AAX’s 2018 annual report shows that Rafidah has been chairman of the board since March 2011. Both Yusli, who was CEO of Bursa Malaysia Bhd between 2004 and 2011, and Asmat joined the AAX board in May 2013. Asmat was formerly secretary-general of the ministry of international trade and industry and is the father of Riad Asmat, CEO of AirAsia Malaysia.


Independent directors face daunting task

An independent director, who currently serves on the boards of two companies, says independent directors of AirAsia and AAX would have to look at the transparency of the sponsorship deal to the sports team.

A fundamental question would be ­whether the boards of AAB & AAX were informed of the arrangement, she says, adding that the committees set up to look into the matter must be seen to be independent and transparent.

A former independent director tells The Edge that the appointment of an independent expert to review the US$50 million payments to the sports team in respect of the order of 180 aircraft from Airbus would be best to avoid any conflict of interest.

He questions whether Asmat can be deemed independent as his son Riad is the current CEO of AirAsia Malaysia although he has not been implicated.

Minority Shareholders Watch Group (MSWG) CEO Devanesan Evanson concurs. He says the committee should leverage independent professionals, in the course of its review, to impart an independent flavour to the review process.

“This would enhance impartiality and remove the perception of bias,” he says in an email reply to The Edge.

“The committee must also bear in mind that there is no conclusive evidence as to the identity of the two AirAsia executives mentioned in the documents relating to the Airbus case — all speculation as to their identities is hitherto based on circumstantial evidence.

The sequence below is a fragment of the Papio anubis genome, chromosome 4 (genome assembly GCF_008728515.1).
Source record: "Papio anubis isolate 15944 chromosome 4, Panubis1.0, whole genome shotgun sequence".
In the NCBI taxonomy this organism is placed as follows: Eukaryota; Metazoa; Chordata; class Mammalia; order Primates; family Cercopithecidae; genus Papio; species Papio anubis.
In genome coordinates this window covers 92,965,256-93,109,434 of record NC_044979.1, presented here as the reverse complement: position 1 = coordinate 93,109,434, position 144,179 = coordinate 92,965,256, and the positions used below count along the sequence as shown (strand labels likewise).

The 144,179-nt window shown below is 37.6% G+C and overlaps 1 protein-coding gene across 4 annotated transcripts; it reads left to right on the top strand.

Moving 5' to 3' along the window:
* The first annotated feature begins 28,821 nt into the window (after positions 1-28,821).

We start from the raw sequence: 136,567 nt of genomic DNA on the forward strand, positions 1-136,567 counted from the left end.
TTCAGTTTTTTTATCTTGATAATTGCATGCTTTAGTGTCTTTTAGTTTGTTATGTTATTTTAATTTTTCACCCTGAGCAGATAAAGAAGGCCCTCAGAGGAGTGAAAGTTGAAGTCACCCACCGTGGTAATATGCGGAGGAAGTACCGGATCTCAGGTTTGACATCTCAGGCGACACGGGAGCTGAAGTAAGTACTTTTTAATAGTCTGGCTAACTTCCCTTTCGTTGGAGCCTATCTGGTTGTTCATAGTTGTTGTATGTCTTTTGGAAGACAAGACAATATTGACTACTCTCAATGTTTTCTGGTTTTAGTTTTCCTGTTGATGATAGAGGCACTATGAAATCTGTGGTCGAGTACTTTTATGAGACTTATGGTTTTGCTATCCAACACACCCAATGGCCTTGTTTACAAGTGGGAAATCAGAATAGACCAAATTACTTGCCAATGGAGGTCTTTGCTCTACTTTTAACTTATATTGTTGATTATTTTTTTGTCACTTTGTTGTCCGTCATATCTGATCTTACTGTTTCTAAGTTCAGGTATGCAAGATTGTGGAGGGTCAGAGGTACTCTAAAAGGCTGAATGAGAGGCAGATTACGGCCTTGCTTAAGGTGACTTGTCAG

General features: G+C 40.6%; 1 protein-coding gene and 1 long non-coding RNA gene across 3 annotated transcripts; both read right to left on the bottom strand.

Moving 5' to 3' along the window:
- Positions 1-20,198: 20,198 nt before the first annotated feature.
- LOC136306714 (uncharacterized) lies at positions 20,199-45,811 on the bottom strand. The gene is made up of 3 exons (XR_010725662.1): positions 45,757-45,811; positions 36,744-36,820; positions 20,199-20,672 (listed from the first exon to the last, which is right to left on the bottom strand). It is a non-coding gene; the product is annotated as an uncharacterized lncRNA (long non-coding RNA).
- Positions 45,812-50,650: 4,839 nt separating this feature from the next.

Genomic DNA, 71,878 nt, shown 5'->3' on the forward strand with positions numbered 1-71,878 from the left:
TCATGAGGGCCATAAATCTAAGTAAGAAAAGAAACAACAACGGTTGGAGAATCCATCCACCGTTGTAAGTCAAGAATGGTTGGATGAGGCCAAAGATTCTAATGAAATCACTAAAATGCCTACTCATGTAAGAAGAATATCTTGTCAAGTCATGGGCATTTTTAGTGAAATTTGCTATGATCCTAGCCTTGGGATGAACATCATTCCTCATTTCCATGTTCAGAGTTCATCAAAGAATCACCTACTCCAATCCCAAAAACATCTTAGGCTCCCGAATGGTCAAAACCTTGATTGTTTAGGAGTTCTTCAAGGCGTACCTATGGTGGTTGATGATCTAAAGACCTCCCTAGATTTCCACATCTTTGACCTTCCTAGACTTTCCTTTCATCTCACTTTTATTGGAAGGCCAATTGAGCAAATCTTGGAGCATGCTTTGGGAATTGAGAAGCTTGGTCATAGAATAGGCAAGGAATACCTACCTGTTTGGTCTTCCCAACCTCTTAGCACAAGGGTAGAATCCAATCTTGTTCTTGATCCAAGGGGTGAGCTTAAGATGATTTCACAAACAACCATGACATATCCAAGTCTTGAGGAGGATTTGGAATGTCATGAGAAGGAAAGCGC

“In this context, the committee should give every opportunity to those alleged to have committed the offences to respond and to explain — the right of audience is a sacred limb of natural justice,” says Devanesan.

“The committee must be mindful at all times that perceptions need to be managed and in this context, be mindful of the importance and relevance of investor relations and timely dissemination of material information,” he adds.

In the coming two months, all eyes will be on the committees of the two airlines and what the outcome of their review will be, as well as the conclusions of investigations by MACC, the SC and Mavcom and whether they will take action.

On Feb 6, Kapila Chandrasena, the former CEO of SriLankan Airlines, was the first among those implicated by the SFO to be charged with money laundering and bribery after he and his wife were accused of receiving US$2 million in bribes over the purchase of Airbus planes. Kapila’s wife, Priyanka Niyomali Wijenayaka, was also arrested on money laundering charges.

Still, some quarters are of the view that Kamarudin and Fernandes will be cleared of the bribery allegations following Prime Minister Tun Dr Mahathir Mohamad’s remarks on Feb 6 that it was normal to ask for an “offset” in business dealings, provided the money is not taken for personal use.

Critics, however, said it was not proper of Mahathir to make comments that appeared to clear Kamarudin and Fernandes of any wrongdoings when investigations have not been completed. They also highlighted that the offset programmes he talked about were different from cash payments to a company owned privately by the two AirAsia executives.